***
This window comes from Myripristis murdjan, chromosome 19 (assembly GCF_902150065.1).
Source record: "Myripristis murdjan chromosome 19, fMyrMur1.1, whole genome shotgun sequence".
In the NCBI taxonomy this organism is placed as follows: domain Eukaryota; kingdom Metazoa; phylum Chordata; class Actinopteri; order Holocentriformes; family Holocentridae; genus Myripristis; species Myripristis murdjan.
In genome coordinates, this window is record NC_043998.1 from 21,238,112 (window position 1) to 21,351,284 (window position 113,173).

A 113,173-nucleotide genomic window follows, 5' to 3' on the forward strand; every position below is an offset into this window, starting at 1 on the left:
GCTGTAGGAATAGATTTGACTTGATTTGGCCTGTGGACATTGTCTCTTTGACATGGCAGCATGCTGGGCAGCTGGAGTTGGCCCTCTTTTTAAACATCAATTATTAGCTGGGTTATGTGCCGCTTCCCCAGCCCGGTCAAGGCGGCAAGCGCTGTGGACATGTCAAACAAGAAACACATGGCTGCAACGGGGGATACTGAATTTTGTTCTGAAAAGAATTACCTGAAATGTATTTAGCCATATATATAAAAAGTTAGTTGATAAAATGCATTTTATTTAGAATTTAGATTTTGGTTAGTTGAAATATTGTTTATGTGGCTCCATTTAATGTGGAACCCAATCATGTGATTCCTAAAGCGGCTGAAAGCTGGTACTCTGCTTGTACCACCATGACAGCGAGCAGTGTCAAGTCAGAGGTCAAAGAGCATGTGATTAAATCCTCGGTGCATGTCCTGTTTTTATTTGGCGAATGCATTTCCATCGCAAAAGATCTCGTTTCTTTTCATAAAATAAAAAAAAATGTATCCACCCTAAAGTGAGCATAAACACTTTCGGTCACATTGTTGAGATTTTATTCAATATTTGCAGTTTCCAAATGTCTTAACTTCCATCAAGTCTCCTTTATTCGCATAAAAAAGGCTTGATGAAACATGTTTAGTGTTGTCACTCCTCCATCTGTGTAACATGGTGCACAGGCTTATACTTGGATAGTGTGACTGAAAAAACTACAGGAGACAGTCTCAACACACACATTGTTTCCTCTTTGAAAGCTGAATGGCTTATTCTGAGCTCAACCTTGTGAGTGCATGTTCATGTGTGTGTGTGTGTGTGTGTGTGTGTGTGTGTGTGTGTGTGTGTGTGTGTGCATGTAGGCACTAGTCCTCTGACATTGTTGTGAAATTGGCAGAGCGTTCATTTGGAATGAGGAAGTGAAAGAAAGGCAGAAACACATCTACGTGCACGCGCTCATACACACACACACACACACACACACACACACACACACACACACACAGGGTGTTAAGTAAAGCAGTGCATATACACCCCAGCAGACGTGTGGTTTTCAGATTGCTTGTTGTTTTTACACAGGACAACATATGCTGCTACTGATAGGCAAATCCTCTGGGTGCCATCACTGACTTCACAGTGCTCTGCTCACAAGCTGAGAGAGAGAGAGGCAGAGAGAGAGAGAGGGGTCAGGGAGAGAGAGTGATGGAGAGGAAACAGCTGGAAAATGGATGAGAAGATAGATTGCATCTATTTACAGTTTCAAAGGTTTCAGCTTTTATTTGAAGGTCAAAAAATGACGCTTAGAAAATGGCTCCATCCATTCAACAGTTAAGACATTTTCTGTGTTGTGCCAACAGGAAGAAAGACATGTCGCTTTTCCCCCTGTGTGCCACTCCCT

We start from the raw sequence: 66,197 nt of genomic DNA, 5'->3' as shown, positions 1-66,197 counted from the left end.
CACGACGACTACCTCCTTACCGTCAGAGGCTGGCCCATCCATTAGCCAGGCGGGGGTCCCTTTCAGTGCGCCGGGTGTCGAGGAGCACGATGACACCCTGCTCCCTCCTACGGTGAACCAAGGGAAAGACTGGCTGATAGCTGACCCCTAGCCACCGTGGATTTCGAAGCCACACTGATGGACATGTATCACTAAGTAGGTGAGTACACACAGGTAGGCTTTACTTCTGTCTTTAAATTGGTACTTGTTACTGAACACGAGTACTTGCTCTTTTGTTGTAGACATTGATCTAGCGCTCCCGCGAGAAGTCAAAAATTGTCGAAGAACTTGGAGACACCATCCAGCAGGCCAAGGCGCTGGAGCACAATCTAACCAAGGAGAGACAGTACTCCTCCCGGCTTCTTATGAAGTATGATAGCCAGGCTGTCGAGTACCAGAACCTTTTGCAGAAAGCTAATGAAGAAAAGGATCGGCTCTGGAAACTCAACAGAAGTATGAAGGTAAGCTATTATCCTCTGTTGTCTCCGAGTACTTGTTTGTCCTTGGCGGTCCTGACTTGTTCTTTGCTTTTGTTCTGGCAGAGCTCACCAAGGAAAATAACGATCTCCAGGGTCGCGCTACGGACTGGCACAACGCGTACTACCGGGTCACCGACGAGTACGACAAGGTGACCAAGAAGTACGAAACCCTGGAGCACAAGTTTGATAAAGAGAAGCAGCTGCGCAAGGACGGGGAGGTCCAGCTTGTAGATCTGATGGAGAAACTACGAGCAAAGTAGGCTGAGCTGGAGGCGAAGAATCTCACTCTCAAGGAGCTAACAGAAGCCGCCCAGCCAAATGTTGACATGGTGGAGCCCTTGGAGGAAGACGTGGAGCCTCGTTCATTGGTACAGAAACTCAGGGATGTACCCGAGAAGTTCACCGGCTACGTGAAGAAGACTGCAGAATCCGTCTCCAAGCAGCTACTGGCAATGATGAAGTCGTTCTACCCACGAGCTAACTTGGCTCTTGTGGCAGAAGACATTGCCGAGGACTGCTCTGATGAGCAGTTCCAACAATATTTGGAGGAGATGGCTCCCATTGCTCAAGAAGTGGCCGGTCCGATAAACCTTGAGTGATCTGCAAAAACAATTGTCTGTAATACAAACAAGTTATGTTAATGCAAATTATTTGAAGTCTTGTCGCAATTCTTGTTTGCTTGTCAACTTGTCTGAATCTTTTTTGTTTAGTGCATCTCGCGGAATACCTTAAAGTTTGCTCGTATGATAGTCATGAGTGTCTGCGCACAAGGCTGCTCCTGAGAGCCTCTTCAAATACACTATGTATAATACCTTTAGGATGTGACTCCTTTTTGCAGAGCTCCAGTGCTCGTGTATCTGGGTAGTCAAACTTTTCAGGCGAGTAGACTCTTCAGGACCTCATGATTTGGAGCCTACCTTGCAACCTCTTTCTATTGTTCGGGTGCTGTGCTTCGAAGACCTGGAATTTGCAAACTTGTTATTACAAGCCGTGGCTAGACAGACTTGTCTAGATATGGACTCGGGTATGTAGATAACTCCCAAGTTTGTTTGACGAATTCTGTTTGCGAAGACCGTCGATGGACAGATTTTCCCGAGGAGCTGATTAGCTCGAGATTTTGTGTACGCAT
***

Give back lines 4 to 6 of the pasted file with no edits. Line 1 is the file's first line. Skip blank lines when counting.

In genome coordinates, this window is record NC_043998.1 from 21,238,112 (window position 1) to 21,351,284 (window position 113,173).

A 113,173-nucleotide genomic window follows, 5' to 3' on the forward strand; every position below is an offset into this window, starting at 1 on the left:
GCTGTAGGAATAGATTTGACTTGATTTGGCCTGTGGACATTGTCTCTTTGACATGGCAGCATGCTGGGCAGCTGGAGTTGGCCCTCTTTTTAAACATCAATTATTAGCTGGGTTATGTGCCGCTTCCCCAGCCCGGTCAAGGCGGCAAGCGCTGTGGACATGTCAAACAAGAAACACATGGCTGCAACGGGGGATACTGAATTTTGTTCTGAAAAGAATTACCTGAAATGTATTTAGCCATATATATAAAAAGTTAGTTGATAAAATGCATTTTATTTAGAATTTAGATTTTGGTTAGTTGAAATATTGTTTATGTGGCTCCATTTAATGTGGAACCCAATCATGTGATTCCTAAAGCGGCTGAAAGCTGGTACTCTGCTTGTACCACCATGACAGCGAGCAGTGTCAAGTCAGAGGTCAAAGAGCATGTGATTAAATCCTCGGTGCATGTCCTGTTTTTATTTGGCGAATGCATTTCCATCGCAAAAGATCTCGTTTCTTTTCATAAAATAAAAAAAAATGTATCCACCCTAAAGTGAGCATAAACACTTTCGGTCACATTGTTGAGATTTTATTCAATATTTGCAGTTTCCAAATGTCTTAACTTCCATCAAGTCTCCTTTATTCGCATAAAAAAGGCTTGATGAAACATGTTTAGTGTTGTCACTCCTCCATCTGTGTAACATGGTGCACAGGCTTATACTTGGATAGTGTGACTGAAAAAACTACAGGAGACAGTCTCAACACACACATTGTTTCCTCTTTGAAAGCTGAATGGCTTATTCTGAGCTCAACCTTGTGAGTGCATGTTCATGTGTGTGTGTGTGTGTGTGTGTGTGTGTGTGTGTGTGTGTGTGTGTGTGTGCATGTAGGCACTAGTCCTCTGACATTGTTGTGAAATTGGCAGAGCGTTCATTTGGAATGAGGAAGTGAAAGAAAGGCAGAAACACATCTACGTGCACGCGCTCATACACACACACACACACACACACACACACACACACACACACACACAGGGTGTTAAGTAAAGCAGTGCATATACACCCCAGCAGACGTGTGGTTTTCAGATTGCTTGTTGTTTTTACACAGGACAACATATGCTGCTACTGATAGGCAAATCCTCTGGGTGCCATCACTGACTTCACAGTGCTCTGCTCACAAGCTGAGAGAGAGAGAGGCAGAGAGAGAGAGAGGGGTCAGGGAGAGAGAGTGATGGAGAGGAAACAGCTGGAAAATGGATGAGAAGATAGATTGCATCTATTTACAGTTTCAAAGGTTTCAGCTTTTATTTGAAGGTCAAAAAATGACGCTTAGAAAATGGCTCCATCCATTCAACAGTTAAGACATTTTCTGTGTTGTGCCAACAGGAAGAAAGACATGTCGCTTTTCCCCCTGTGTGCCACTCCCT